This final section of the chiastic account of the trial before Pilate (see introduction to 18:28—19:16) corresponds with the first section (18:29-32), in which Pilate was also outside the praetorium and the opponents called for Jesus' death. Jesus has just borne witness to the truth about himself, his Father, Pilate and the opponents. He has made Pilate even more uncomfortable, so Pilate begins to make further efforts to release him (v. 12; ezetei, NIV tried, is in the imperfect tense, here signifying repeated action). The Jewish leaders counter these efforts with a decisive move—they bring in the issue of Pilate's loyalty to Caesar (v. 12). A later emperor, Vespasian (A.D. 69-79), had a specific group of people whose loyalty and importance were recognized by the title friend of Caesar. It is possible that Tiberius also had such a group and Pilate was a member (Bammel 1952), though this is uncertain. In either case, the threat is to Pilate's position, and this settles the issue. Pilate has already revealed that he is a man of this world, insensitive to the truth of God. A threat to his political position is an attack upon the heart of what he knows and cares about. Such a choice between Jesus and other ultimate concerns in our lives faces each of us, for Jesus really is King and insists on complete loyalty as strongly as Tiberius. Pilate is faced with a choice of kings, and he does not choose wisely.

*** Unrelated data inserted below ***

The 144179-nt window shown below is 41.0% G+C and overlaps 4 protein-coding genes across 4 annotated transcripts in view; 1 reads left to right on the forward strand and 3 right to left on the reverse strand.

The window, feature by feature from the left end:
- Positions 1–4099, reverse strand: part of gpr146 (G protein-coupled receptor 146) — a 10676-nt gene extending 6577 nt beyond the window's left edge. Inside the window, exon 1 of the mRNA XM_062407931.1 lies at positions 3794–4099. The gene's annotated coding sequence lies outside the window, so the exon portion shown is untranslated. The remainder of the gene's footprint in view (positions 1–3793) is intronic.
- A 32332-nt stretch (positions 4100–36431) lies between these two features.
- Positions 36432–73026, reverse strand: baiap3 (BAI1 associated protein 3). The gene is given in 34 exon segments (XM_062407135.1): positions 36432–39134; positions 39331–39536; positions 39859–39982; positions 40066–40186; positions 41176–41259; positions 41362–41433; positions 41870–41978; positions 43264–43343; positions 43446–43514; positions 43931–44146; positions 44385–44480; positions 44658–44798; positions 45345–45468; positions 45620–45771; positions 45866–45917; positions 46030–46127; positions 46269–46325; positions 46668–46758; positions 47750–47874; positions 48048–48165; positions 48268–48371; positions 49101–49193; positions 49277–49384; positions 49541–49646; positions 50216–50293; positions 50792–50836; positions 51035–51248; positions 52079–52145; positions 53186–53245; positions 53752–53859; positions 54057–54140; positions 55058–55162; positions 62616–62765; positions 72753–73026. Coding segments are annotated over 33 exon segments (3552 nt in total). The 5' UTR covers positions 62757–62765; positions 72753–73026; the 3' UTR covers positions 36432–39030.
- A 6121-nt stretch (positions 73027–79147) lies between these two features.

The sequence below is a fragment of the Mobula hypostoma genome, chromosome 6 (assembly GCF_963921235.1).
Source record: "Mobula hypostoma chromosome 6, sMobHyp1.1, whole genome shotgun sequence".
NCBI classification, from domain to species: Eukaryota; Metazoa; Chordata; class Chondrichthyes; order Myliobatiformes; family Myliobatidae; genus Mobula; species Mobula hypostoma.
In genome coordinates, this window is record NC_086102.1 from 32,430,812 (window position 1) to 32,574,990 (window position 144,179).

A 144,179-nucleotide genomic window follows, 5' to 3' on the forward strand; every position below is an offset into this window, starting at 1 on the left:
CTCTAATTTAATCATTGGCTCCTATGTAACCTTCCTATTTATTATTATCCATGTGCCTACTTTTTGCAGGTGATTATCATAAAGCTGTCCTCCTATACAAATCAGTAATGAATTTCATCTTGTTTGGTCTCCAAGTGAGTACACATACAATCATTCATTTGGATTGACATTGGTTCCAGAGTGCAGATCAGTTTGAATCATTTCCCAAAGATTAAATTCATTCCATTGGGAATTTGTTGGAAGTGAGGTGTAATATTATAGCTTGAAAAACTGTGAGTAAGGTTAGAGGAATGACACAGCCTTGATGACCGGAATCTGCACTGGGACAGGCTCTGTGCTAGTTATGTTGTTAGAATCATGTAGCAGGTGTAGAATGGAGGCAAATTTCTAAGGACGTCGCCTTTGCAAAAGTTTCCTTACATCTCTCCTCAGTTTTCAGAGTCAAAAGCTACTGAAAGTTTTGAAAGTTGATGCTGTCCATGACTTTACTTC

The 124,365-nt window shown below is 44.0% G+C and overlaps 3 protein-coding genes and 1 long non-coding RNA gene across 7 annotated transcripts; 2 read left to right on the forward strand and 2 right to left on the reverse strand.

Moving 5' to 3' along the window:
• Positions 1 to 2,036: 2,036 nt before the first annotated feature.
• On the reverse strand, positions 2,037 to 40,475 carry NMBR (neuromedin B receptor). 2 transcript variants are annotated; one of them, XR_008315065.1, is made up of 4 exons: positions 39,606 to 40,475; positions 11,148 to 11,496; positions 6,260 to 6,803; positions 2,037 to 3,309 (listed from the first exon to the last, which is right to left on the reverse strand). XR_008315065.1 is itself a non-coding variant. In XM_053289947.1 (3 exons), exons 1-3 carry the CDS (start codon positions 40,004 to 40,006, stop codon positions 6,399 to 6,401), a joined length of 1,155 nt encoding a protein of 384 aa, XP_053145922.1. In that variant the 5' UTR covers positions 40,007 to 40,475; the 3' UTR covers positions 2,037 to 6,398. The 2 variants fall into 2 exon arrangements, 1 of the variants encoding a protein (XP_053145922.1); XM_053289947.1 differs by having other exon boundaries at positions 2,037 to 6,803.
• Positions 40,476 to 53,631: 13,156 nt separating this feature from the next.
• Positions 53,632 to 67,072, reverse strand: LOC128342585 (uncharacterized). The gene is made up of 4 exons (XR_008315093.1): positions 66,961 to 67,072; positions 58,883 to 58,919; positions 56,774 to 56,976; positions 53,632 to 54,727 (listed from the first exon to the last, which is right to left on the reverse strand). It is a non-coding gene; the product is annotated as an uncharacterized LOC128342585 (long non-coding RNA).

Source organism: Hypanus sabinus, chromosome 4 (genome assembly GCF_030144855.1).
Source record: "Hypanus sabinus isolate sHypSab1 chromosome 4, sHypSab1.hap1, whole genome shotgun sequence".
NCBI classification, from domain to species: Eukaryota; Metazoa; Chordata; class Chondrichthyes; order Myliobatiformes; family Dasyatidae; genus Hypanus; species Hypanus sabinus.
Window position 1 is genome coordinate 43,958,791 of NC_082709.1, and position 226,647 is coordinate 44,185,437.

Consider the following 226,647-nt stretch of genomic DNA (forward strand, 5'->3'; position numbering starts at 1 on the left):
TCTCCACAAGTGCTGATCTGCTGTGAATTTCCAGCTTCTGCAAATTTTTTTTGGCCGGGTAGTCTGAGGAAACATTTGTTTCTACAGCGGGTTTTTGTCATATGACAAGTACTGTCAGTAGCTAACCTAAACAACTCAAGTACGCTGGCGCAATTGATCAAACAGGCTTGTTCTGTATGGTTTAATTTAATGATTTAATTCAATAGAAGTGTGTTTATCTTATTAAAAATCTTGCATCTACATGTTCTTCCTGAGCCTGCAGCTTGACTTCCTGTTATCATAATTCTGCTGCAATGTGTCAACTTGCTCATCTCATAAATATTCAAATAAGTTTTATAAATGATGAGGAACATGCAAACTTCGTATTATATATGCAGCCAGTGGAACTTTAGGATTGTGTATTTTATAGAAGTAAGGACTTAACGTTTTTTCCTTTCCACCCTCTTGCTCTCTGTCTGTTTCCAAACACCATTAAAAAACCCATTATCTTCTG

It is, of course, highly ironic that Pilate's loyalty to Caesar should be threatened by Jews, members of the most disloyal and unruly section of the empire. Pilate is being humiliated by them. He knows he must give in to their wishes, but he is wily enough to humiliate them also in the process. Upon hearing their threat, he brings Jesus out and sits on the judge's seat (bema) to pass judgment. This is the climax of the trial and, indeed, of the ministry of Jesus.